William Blake "A Poison Tree". A Marxist Critique

In 1794 an English poet named William Blake wrote a collection of poems. One of the poems in the compilation was "A Poison Tree". My essential question that ties to the Marxist Literary Theory is, What Social Class Is The Writer?


  1. William Blake, in addition to being a poet, was also a dissenter who broke away from the Anglican Church. He also spoke openly in his poems his disdain for established religion and the establishment. 
  2. "A Poison Tree" was included in the collection "Songs of Innocence" in 1794. This work is regarded as being one of Blake's "hidden gems". My question is, what social class was he? Was he expressing his frustrations with the bourgeoisie? Or was he one of them, writing of the upper class suppression of the workers?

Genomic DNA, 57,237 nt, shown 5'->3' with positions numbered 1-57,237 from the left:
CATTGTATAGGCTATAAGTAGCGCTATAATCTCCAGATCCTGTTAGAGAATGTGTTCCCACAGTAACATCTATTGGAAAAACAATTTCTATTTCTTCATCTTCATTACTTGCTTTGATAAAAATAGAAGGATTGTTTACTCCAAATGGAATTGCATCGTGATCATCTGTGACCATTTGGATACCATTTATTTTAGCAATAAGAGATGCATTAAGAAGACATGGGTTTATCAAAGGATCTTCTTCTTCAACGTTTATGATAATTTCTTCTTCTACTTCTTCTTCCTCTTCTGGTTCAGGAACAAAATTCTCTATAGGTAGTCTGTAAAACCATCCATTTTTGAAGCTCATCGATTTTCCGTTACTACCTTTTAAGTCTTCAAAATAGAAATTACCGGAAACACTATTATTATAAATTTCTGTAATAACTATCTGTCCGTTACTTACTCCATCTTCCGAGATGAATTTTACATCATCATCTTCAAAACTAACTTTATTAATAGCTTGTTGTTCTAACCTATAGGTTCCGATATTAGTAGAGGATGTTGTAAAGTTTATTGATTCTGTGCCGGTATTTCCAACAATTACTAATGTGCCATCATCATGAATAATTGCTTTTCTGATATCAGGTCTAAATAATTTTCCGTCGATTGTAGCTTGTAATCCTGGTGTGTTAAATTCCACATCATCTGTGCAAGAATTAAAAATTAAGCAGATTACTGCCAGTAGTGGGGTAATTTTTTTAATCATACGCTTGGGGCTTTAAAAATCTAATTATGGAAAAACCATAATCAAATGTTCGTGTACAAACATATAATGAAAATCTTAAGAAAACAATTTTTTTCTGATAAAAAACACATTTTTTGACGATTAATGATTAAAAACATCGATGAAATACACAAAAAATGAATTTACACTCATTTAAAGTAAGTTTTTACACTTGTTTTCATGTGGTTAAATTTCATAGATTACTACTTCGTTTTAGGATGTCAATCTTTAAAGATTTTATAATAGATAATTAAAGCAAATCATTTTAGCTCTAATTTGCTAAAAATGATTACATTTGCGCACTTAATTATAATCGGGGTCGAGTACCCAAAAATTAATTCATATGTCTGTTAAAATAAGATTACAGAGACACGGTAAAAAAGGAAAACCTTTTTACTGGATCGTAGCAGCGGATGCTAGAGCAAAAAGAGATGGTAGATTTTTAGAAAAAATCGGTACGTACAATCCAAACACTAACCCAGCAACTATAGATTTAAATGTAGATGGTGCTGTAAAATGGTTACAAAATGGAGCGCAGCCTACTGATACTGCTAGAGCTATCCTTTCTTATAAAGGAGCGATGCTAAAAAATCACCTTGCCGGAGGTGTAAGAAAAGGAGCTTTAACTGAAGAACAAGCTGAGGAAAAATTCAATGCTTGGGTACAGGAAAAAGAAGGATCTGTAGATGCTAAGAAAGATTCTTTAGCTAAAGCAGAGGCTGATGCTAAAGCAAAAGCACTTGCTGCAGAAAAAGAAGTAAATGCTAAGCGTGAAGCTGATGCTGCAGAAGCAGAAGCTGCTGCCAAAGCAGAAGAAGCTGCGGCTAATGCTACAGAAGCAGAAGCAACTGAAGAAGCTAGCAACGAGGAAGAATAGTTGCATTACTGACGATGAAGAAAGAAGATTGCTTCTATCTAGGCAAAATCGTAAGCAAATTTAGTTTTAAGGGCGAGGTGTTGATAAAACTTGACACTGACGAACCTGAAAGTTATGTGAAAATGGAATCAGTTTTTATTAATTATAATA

3. The Gordon Riots of 1780 is where we can find our answer. William Blake accompanied protesters on a march on the parliament building. According to biographers, he was in the fore-front of the mob. These protests were sparked in response to elimination of penalties against the Roman Catholic Church. The protesters were made up of an unruly proletariat as described by researchers.

  4. With this information I can safely assume that the social class of William Blake was the working class. Blake seemed to be ahead of his time.